1965-08-19; Clare Sentinel
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The Clare Sentinel Ton Cents Copy Fourteen Pages Clare, Michigan August 19, 1965 Established 1878 New Series Vol. 73, No. 50 Fifteen Candidates Seek Trustee Posts In College Election A ibetter way to beat the heat is being enjoyed by 5 year- old Mary Pitchlord, daughter of Mr. and Mrs. Don. Pitch- ford of Farwell. Delivering the shower of cool water is (^Linda Davison', 6 years old7 and' the daughter of Mr and Mrs. Bernard Davison. The girls are neighbors and playmates on West Ludington Drive. Sentinel photo. County Cleaver Editor Dean M. Bucholz Dies Of Wreck Injuries James C. McNamara, superintendent of the Clare County Intermediate School District, yesterday announced a slate of fifteen candidates for the office of trustee of the proposed Clare - Gladwin C o u n t y Community College. Six will be elected. Candidates from the immediate Clare area include William Case, Mrs. Genevieve Fleming and Robert Carter, running for six, four and two year terms respectively. In addition to the selection of trustees, electors in the two county area will go to the polls on Monday, September 13th, to vote on the basic question of whether a community college should be established and to determine if a one and one- half mill tax will be levied to help support the college. All candidates for the office of trustee are listed as follows: Six year term (two to be elected): Benjamin B.osink, Harrison, William Case, Clare, William Mercer, Beaverton, Ellis C. Van- Deventer, Gladwin. Four year term (two to be elected): Charles A. Amble, Harrison, Thomas Brockway, Harrison, William Fischer, Farwell, Genevieve Fleming, Clare, Thomas W. Howarth, Gladwin, H, Stewart Woodward, Beaverton. Two year term (two to be elected): Robert Carter Clare and Harrison, Winifred Phillips, Harrison, Paul A. Rhodes, Gladwin, W. Keith Scott, Farwell, Mildred Lang, Beaverton. McNamara, assistant coordinator of the study group that liksif(M0iV'tii% corn- There will be a presentation of all candidates for trusteeship at the meeting. Questions and answers will be given program time. On the subject of the proposed community college itself, McNamara described it as a, "Community centered institution for learning with accepted Start Practice Reminding football players and squad candidates about the start of practice, new Coach Deb Nolan said that physicals will be given in the H.S. gym on August 26 beginning at 9 a.m. Uniforms will be issued that same day. responsibility for giving equal opportunity for all youth". He said it will be valuable for job training, -for preparing young people for degree colleges and universities, -for completing the education on a practical level for those with out high school diplomas, -for adult courses and retraining for job upgrading. These and other reasons for public favor of the project were held out for consideration in the statement. It was predicted that when the college is established, it will grow as the future develops greater need for education in culture and vocational training. Here's Help With Canning All of us associate certain foods with summer such as; watermelon, sweet corn, tomatoes and peaches, Today's transportation methods have made the summer season longer but there is still that time when these foods are home grown and most plentiful. For this area now*s the time! This is also the time when many homemakers are canning and or freezing many of these plenti ful foods for later use. Your Cooperative Extension office has several excellent bulletins on canning and freezing fruits and vegetables as well as bulletins giving instructions for jams, jellies and pickles. You may have any of these by requesting them by phone 539-3631 or by writing Rella Bowers, County Extension Agent, Home Economic, Courthouse Harrison, Michigan. Area Schools Announce '65 Opening Dates Crowbars, hacksawis and effort failed to free Charles Schroeder from the wreck in which he died near Clare Thursday. Jim Darling, sheriff and Mel Davis, deputy dir ected more than- an hour of futile trying 'before the auto had to be pulled apart by Clute's wrecker from Clare. A story is on this page. .Sentinels * ■-■-,- Dean M. Bucholz, 40, of Harrison, editor of the C*lare County Cleaver died Sunday night of injuries suffered in a one-car accident near Harrison early Sunday morning. He was a very well known and popular man in Harrison where his father, Emil Bucholz had owned and published the Cleaver for many years. Dean had edited the paper since 1957. The accident happened when Bucholz was alone in his car nearing Harrison and it is believed he slept at the wheel for a moment. His car left the road and struck a utility pole. He died at 8:16 p.m. in Clare General Hospital. Services were yesterday Wednesday at 2 p.m. in the Harrison Congregational Church with burial in Maple Grove Cemetery. Mr. Bucholz was born November 12, 1924 in West Branch, he was a graduate of Pinconning High School and veteran of World War II. He became editor of the Cleaver in 1957. He attended Central Michigan University at Mount Pleasant. ,He was a past patron of the Harrison Order of the Eastern Star and was a 'member of the Veterans of Foreign Wars. Mr. Bucholz was an ardent promoter of athletics in the Harrison area. Mr. Bucholz leaves his parents, Mr. and Mrs. Emil Bucholz of Harrison, three brothers, Clifford of Chicago, Glen of Coleman, and Wayne, who is football coach at Harrison High School. Install New NPNA Officers The Isabella Clare N. P.N.A. held their meeting at the home of Mrs. Juan- ita McMasters at Crooked Lake on August 10, and the new officers for the coming year were installed by Mrs. McMasters, the past president. New officers are Mrs. Ella McConnell, president, Mrs. Jeanetta Woodward, vice president, Mrs. Dorothea McNeil, secretary, and Kathleen Weaver, treasurer. Discussion included the October work shop in Lansing, and the selection of an advisor for the coming year Mrs. McNeil presented the traveling basket to Mrs. McConnell. The next meeting will be September 2nd, with Mrs. Marie Stanek. munity college project this far, announced that a meeting will be held on August 25, next Wednesday for local Boards for seven schools in the Clare-Gladwin districts plus the two intermediate Boards. Also attending by invitation will be members of the general advisory council, the reorganization committee of the two counties, representatives of the press and radio, and the general public is invited and welcome. Mrs. Bowers Leaving Job In Home Ec. George MacQueen, director of the Clare County Extension Service announced Wednesday that Mrs. Rella Bowers had terminated her work with the Service as Home Econom- mics and Family Living Agent and will return to teaching. Her work with Extension will end on the last day of August. Mrs. Bowers had a farewell message for club women. "Many of you homemakers, especially the Home Extension Group members already know that this is my last week as County Extension Agent, Home Economics for Clare and Gladwin Counties. READ IT NEXT WEEK InThe Sentinel Here's a pecular twist ! Dwellers in the ancient desert country of Africa coming to Michigan to learn how to control sand? This state is foremost in many things, -but who would have ever thought . . . But it's true. African road builders want Michigan information on how to build roads o n sand dunesI The feature story, and hints that might make you successful in sand erosion control will be in next week's Sentinel. "I have made many friends and have been helped by many homemakers in carrying out this past year's program. I shall miss the contact with all of you but I will not forget you. "Don't forget the Extension Office will still be here and your requests for information will still receive prompt courteous replies. ''And to my Home Extension members may I say there has been a program planned for you. Please take advantage of it; and think of me from time to time." Club Members View Prize Beef On The 'Hook' By George MacQueen Clare Co. Extension Director Several 4-H and FFA beef club members received a liberal education last Thursday during a visit at the Clare Packing Company in Clare. The group was interested primarily in viewing their steer carcasses that were sold at the auction during the county fair. While they went into the cold storage room where the carcasses were hanging and went down the line looking at the rib eye and marbeling of the meat, lots of comment was raised. Several ladies who were present at this meeting commented that this is very worth while information and can help the homemaker visualize the beef carcass as she shops at the butcher's counter. Of course there were a few moments of reminising and regret in seeing the projects steer suspended and all ready to go to the consumer. Nick Jabour manager of the Clare Packing Company had each carcass that the Packing Company had slaughtered identified with the member's name and place position in the steer show. Conformation is a very important feature of the carcass as it hangs from the hoof. Another catagory is maturity as well as marbeling. The summary of the picture presented by these three features results in the final grade. The government grader pointed out many things that can be shown by a carcass. The condition of the bone and cartilage between the vertibrae and the back, tells a great deal concerning the age of the animal. The amount of marbeling or distribution of fat tissues in the red meat tissues gives indication as to the feeding program. Marbeling also affects the tenderness of the meat. Pancake Breakfasts Rewarded Early Riser Getting up in the morning was a real adventure to a farm boy 80 years ago. Lloyd C. Douglas, famed author of "The Robe", and onetime Ann Arbor minister, recalled "the good old days" of his childhood in a letter to friends in Columbus City, Ind., where he Safe Record Central Division employees of Consumers Power Company completed 24 months' work without a lost-time accident on Monday, August 9, 1965 at 12:00 midnight. This is the second consecutive perfect 12 months of safe work the Central Division has completed. The original period of safe work began August 10, 1963, at 12:01 a.m. and has continued since that time. The efforts of 309 employees located in Alma. Big Rapids, Carson City, Clare, Evart, Gladwin, Greenville, Lakeview, Mt. Pleasant and Stanton are represented in this record. Drouth Killed Michigan State University's annual Crops-Soils Field Day has been cancelled ■ for this year. Originally set for September 2, the field day was dropped because of dry weather and unfavorable growing conditions in central Michigan. MSU officials point out that the field day will be scheduled again next year. 15th Reunion The 15th annual Randle reunion was held Sunday, August 15 at the home of Mr. and Mrs. Harley Randle. Over 200 relatives were present for the pot luck dinner, after which games were played with a Penny Throw for the children. was born to a Lutheran minister and his wife in 1877. A large collection of letters are in The University of Michigan Historical Collections. Douglas remembered the cold mornings of his childhood when he dressed beside the big base burner: "Ours, as 1 recall, was a wood burner. It stood in the dining room. "We'd part with our coverings up stairs, and reluctantly grab our clothes and dash down the stairs to huddle close to the fire. "Odors floating in from the kitchen rivaled the cold in speeding up the dressing process. "I remember the pancakes for breakfast. Buckwheat usually, 'set' the night before with the crock well wrapped. "They were not the toy dainties of today but dinner plate size, duly drenched with home-made butter (cut fresh from the old gray crock) floated in syrup, then folded, turn over style. "No one had heard of calories in that day so the arithmetical statistics of eating which ruins the table conversation of nowdays did not enter into the feast. And feast those breakfasts were with steak, or ham and eggs, and fried potatoes to follow. How did our tummies hold it all! Well, we were young and they did!" Trail Ride The 1965 International Pony of The Americas Trail Ride across 220 miles of Michigan's lower peninsula has started and with progress bf 16 to 40 miles daily, the group from several states is expected to finish the trek in Elberta on August 22. "The start was from Tawas City. Clare attorney Jim Bicknell is trail boss and his three children, Belinda, 10, Deborah, 9, and Jimmy 8 are among the youngest making the saddle journey. Public Schools in Clare will open for half-day class sessions on September 8 and 9 with details about which grades report on which days coming later. Teachers will beat their students back into the opening routine by one day when they report for organiza- t i o n a 1 and instruction meetings on the day after Labor Day, September 7. Elsewhere in the area school opening dates are August' 30 at Harrison for teachers' meetings followed by half-day class sessions on August 31. Keith Mayfield, high school principal at Harrison schools estimates that enrollment will be 1150 students in all grades. In Farwell Area Schools the students will report for their half-day classes on September 1 according to Mrs. Mitchell, secretary to Harold Ellenbaas, superintendent. Farwell teachers are meeting on August 31 for a full day of instruction and class organization. Farwell's enrollment estimate is placed at 1150, the same as Harrison. Coleman Community Schools said that doors there would open on August 31 for grades One through 12 while the kindergarten will start on Wednesday, September 1.. Coleman, like most other school systems is expecting an upturn in student numbers with an estimated 1350 this fall, an increase of 75 youngsters over last year's count of 1275. In an optimistic forward look, Coleman Schools report improvements and advances in teaching cir- riculum .and materials. A section of first grade will use the Initial Teaching Alphabet in its reading program and revisions are expected to improve the science program from K through 12. New text books are going into use for language arts. Classroom facilities at Coleman have been outgrown and rented space in the American Legion Hall and RLDS Church will house some students. The faculty and administration at Coleman have also grown and the School Crash Kills Lansing Man On Expressway A spectacular accident Thursday took the life of a Lansing man as he drove his car off the expressway five miles north of Clare and crashed it into a concrete overpass being built over Dover Rd. Dead instantly at the scene was Charles W. Schroeder, 48, of Lansing. He was alone in the car and traveling on a sales trip for a West Virginia coal company. About 25 construction workers on the job of building the overpass witnessed the fatal crash as Schroeder sped past warning devices and a flagman stationed on the approach to the spot. The auto veered to the right as it neared the over pass, and struck a huge concrete supporting pillar. The high speed impact demolished the car and crushed the driver behind the wheel. Over an hour was required for Sheriff James Darling, Carl Stephenson, coroner and several construction workmen to free the dead man Deputy Sheriff Mel Davis assisted with the investigation. Officers and flagmen experienced difficulty in keeping traffic moving and feared more mishaps with rear-end collisions a danger in the expressway slow-down. The victim had been bothered with a breathing condition and severe spells of sneezing, his family said and some distraction may have caused him to lose control of his car. has reported an increase of three teachers and one administrator.. The staff now numbers 53 faculty and four administration. Dates for a few special events are announced as: Open House for grades 1-3, 4-6, 7-8, and 9-12 on September 14, 15, 21, and 23 respectively, homecoming on October 22 and others to be announced through the year. Coleman's school district anticipates an election in the fall on the proposition to build more class rooms. Appoint Mrs. Ruark City Clerk The Clare City Commission Monday night named Mrs. Madge Ruark the clerk-treasurer to replace David Adams, who resigned early in July. The $4,800-a-year job for Mrs, Ruark becomes effective September 1st. Mayor Tim Cotter also presented a letter from attorney James S. Bicknell III, asking that there be an investigation of what he called "illegal and unfair" practices by the State Police officers in assigning traffic violation tickets to certain justices of the peace. Cotter said that he had found no support to the contention and stated that, after checking with the State Police, the city police and Municipal Judge William B. Duniop, that he was satisfied with the present procedure. No action was taken by the commission. The commission passed a resolution to study the necessity of 16 street lights to be placed on N. McEwan near the city park. Exhibit Class Grows Larger At Co. Fair By Rella Bowers Clare Co. Extension Agent Home Economics One hundred sixty-two 4-H members exhibited at the Clare County Fair which ended August 7, and a growing number were in the Home Economics and Educational field of projects. The outstanding exhibit in the foods section was entered by Jane Walters of Clare. Jane's exhibit featured breads from other lands with Russian Kulich, Stollen, Swedish, Limpe Vienese Striesel and Grecian Yeast breads as well as our own corn bread Another interesting exhibit by Roberta Streeter of Lake showed samples of cupcakes baked under different conditions, such as too much liquid, not enough baking powder and underbaked. Blue ribbon foods winners other than Jane, were Connie Butcher of Harrison; Lynette, Phyllis, and Dawn Hildebrandt of Clare; Gayla Coats, DeonnaVarga Karen Rutter, Gayla Kleinhardt, Miada Montney, and Patty Rodabaugh all oi Clare. Blue ribbon vegetaWe gardening exhibits were made by Gail Cordon of lake; Gayla and Karen Kleinhardt of Clare. Sharon Smith of Harrison had the blue ribbon flower exhibit. Frist place canning awards were won by Roberta Streeter of Lake, and •Jane Walters of Clare. Jane also won a State Fair ribbon on her display of canned meats. Blue ribbon freezing posters, were exhibited by Rebecca and Roberta Streeter of Lake. There were many other 4-H exhibits other tha Home Economics for which 4-H members took home blue ribbons.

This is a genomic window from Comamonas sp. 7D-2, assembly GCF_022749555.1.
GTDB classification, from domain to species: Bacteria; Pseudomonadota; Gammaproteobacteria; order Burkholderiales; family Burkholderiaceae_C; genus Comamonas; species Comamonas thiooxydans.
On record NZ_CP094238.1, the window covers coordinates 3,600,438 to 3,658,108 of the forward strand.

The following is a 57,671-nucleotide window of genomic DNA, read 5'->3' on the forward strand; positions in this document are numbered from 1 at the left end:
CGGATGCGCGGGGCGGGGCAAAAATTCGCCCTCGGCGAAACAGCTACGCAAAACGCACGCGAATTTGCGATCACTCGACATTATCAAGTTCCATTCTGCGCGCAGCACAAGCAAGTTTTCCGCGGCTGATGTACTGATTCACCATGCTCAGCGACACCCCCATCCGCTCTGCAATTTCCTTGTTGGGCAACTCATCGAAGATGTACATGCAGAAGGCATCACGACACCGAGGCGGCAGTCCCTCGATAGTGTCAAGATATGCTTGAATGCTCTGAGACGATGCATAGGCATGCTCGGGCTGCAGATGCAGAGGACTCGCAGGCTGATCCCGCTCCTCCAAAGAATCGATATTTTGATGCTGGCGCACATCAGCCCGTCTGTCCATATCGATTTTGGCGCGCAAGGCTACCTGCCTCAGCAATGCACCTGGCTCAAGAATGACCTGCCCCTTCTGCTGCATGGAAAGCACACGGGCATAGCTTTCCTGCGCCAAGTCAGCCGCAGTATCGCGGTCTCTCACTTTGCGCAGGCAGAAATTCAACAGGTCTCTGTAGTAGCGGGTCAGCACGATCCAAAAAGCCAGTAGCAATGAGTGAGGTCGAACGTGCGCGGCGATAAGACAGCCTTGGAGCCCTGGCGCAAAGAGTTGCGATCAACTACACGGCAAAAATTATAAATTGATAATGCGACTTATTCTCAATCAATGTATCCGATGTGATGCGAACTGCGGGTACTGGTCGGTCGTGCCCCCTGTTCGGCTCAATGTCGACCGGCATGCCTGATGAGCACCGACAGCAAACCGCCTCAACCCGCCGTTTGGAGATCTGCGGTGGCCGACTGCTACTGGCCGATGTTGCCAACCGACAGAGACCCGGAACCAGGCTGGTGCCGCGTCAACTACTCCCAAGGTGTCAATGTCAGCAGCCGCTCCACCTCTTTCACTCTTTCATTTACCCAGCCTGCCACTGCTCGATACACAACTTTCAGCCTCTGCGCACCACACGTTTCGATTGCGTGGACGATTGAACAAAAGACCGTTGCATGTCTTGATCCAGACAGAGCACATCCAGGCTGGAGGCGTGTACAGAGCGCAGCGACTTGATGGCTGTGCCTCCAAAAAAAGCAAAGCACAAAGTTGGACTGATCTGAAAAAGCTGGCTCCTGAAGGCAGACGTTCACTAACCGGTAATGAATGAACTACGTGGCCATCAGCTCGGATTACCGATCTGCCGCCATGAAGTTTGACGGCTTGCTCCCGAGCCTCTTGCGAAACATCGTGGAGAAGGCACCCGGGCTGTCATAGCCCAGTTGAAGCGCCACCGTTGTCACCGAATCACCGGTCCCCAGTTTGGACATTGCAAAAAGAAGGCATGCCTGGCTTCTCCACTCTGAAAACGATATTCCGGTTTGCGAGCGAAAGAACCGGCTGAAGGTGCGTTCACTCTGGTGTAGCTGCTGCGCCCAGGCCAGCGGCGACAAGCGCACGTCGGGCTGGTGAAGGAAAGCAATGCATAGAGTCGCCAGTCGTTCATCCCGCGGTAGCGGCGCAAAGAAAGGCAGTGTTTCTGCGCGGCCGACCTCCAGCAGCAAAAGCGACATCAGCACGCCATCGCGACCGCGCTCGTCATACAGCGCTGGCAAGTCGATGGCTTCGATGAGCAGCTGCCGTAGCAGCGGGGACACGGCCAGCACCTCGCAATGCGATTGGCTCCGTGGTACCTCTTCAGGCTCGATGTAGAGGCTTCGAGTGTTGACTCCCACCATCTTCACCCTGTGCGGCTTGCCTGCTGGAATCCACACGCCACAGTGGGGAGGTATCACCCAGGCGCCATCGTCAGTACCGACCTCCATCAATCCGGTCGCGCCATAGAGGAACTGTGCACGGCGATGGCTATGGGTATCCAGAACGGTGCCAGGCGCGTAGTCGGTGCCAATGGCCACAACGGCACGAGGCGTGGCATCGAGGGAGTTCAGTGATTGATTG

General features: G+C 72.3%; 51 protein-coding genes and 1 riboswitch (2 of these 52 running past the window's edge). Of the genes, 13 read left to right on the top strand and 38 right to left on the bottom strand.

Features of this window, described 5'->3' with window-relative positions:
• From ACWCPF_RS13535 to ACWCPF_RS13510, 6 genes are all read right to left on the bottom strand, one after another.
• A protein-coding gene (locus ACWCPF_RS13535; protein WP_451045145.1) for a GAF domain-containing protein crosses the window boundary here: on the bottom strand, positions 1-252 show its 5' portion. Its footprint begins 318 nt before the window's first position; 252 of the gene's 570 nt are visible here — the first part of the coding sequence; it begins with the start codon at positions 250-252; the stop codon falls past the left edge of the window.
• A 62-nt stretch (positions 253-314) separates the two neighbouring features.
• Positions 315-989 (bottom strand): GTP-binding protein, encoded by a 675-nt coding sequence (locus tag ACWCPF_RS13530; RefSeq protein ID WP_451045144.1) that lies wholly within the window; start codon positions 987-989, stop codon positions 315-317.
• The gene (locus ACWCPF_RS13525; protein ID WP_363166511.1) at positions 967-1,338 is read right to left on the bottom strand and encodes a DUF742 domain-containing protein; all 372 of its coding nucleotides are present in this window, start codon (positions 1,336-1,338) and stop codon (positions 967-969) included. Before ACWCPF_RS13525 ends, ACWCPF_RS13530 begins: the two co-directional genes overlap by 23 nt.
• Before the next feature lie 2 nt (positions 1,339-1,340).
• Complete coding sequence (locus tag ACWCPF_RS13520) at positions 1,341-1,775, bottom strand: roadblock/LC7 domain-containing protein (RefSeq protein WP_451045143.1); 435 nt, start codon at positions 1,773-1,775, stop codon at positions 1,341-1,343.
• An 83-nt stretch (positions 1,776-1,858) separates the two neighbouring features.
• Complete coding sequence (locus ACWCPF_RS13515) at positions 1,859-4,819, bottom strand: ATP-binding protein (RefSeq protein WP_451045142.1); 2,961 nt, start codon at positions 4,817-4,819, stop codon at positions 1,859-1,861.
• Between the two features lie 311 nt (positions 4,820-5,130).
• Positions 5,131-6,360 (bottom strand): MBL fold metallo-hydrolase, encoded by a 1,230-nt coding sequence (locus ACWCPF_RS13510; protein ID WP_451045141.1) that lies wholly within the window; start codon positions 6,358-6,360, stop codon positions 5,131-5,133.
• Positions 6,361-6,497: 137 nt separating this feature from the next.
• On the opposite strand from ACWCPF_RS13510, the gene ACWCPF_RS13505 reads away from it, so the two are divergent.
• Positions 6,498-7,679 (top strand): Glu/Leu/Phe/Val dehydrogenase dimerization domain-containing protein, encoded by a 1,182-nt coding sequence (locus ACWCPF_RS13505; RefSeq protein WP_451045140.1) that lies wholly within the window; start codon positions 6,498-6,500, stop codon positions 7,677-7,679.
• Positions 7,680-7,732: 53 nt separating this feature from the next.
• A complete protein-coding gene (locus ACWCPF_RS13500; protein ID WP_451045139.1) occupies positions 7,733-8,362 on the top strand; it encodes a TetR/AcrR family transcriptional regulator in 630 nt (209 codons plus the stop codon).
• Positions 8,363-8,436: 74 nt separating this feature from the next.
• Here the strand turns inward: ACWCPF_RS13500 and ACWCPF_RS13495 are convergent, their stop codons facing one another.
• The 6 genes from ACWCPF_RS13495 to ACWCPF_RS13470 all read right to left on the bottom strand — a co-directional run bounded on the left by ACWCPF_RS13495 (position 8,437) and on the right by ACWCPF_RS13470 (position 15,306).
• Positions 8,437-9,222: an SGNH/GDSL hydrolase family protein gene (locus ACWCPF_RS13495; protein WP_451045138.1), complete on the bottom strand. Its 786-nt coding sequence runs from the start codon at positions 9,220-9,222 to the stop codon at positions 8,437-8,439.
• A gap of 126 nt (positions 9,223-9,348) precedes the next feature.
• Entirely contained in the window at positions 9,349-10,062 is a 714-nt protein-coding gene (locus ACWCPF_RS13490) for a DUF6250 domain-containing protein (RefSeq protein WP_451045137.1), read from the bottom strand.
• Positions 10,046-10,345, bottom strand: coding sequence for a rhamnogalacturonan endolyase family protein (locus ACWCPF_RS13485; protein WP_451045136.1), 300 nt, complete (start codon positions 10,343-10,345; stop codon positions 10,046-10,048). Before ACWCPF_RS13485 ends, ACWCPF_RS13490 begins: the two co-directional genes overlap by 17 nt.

|Title||1965-08-19; Clare Sentinel|
|Publisher||R. G. & F. A. Jefferies|
|Description||An issue of a Clare, Michigan newspaper. Published weekly. Began publication in 1896. Previously known as Clare Sentinel and the Democrat-Press. In 1923, absorbed the Clare Courier.|
|Subject/Keywords||Clare (Mich.) - Newspapers; Clare County (Mich.) - Newspapers;|
|Copyright Permission||1923-1999: Copyright to the Clare Sentinel is held by the newspaper. Copyrighted material is reproduced with the permission of the newspaper.|